To study the functional organization of the visual cortex, we use a variety of systems and cellular approaches both in vivo and in vitro, including imaging, electrophysiology, optogenetics, anatomy and behavior.
Most of our experiments begin with mice with chronically implanted cranial windows. These windows expose primary visual cortex (V1), the surrounding higher visual areas, in addition to parts of somatosensory and auditory cortex. We then use either genetic markers or intrinsic signal imaging to locate specific areas and target them for expression of genetically encoded calcium sensors or optically activated channels.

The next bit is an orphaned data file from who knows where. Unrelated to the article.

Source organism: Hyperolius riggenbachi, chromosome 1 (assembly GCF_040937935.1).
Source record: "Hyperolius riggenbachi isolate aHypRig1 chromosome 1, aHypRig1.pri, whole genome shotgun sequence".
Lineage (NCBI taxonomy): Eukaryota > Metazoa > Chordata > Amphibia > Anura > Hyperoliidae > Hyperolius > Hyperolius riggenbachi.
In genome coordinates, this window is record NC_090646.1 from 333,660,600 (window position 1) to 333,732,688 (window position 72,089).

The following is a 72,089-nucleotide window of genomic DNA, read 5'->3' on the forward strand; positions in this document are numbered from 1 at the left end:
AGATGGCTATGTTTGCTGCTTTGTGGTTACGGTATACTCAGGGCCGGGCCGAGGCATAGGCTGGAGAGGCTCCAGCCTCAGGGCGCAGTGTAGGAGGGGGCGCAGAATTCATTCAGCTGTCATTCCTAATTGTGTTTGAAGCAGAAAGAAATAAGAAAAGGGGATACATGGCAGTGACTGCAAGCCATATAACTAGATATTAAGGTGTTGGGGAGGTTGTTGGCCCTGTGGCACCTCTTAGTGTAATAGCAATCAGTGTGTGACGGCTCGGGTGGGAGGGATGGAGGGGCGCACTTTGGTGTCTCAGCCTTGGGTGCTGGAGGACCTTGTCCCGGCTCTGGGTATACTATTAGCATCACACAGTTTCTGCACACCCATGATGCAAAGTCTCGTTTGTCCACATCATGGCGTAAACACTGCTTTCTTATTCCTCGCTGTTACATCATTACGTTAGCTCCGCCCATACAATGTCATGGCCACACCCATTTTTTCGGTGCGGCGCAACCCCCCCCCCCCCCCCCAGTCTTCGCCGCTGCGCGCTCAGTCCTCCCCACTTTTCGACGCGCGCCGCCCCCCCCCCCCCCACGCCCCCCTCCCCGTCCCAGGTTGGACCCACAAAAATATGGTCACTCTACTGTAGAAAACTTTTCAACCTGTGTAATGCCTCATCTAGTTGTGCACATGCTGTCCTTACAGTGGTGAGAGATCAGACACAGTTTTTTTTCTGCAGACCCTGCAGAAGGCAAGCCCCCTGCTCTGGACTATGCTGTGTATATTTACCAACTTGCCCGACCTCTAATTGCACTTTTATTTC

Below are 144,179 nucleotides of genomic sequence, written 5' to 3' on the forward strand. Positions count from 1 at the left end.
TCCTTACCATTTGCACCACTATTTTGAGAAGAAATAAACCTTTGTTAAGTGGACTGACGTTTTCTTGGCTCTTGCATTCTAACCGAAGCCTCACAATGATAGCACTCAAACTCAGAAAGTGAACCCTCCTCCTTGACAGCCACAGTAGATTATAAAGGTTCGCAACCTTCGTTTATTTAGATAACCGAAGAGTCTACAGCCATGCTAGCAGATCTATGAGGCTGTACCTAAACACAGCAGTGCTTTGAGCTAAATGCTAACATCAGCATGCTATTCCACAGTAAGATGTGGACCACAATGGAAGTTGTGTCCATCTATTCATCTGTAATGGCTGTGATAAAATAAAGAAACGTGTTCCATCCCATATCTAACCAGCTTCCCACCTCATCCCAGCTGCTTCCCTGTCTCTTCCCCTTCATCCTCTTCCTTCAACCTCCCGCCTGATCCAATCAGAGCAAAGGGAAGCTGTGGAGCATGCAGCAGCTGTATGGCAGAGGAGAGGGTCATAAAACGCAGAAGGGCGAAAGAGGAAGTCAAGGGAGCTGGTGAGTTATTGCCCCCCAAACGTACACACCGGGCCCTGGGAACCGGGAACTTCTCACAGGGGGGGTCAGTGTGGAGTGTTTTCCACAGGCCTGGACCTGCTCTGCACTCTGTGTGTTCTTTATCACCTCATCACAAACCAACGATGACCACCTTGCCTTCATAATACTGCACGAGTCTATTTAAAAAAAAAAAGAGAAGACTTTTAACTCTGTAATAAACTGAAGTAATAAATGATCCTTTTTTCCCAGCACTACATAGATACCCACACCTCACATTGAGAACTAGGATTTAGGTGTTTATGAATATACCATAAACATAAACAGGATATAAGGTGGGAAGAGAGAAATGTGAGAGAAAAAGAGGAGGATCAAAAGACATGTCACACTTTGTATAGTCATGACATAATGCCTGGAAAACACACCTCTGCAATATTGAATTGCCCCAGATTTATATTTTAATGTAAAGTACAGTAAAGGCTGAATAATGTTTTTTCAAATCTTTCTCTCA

Neurons in V1 are highly selective for specific visual stimuli, and neighboring neurons have diverse receptive field preferences. These V1 neurons make target-specific projections to an array of functionally specialized higher areas, providing a simple structure for studying how the cortex handles diverse sensory input.